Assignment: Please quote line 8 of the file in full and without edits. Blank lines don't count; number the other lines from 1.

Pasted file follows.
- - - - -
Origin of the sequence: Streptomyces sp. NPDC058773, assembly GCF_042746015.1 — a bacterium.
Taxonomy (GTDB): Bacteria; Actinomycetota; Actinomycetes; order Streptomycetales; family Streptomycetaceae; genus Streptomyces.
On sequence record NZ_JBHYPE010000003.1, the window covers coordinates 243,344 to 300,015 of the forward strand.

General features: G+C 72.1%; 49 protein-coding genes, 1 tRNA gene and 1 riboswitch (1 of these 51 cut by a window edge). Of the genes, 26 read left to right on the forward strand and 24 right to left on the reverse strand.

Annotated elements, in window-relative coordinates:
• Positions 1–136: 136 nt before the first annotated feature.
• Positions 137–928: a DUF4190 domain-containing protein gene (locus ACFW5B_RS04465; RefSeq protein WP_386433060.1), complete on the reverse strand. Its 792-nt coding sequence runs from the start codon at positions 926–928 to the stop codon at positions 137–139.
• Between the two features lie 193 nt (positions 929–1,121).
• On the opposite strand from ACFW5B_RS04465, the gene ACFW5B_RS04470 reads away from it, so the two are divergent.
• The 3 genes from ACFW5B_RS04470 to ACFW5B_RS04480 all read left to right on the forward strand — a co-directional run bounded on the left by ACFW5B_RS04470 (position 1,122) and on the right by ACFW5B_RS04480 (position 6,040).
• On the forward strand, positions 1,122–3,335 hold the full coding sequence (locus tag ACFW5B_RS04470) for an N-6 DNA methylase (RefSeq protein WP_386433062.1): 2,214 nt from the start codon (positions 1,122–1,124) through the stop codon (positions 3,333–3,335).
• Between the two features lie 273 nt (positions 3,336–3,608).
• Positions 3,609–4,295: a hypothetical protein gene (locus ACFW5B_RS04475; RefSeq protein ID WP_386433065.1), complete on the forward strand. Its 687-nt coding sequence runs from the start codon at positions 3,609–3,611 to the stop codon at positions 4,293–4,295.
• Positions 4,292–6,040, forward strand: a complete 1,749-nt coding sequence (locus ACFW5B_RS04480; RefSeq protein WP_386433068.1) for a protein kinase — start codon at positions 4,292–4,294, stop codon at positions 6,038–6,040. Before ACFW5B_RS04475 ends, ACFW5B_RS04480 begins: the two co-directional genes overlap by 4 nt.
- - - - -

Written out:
• Between the two features lie 193 nt (positions 929–1,121).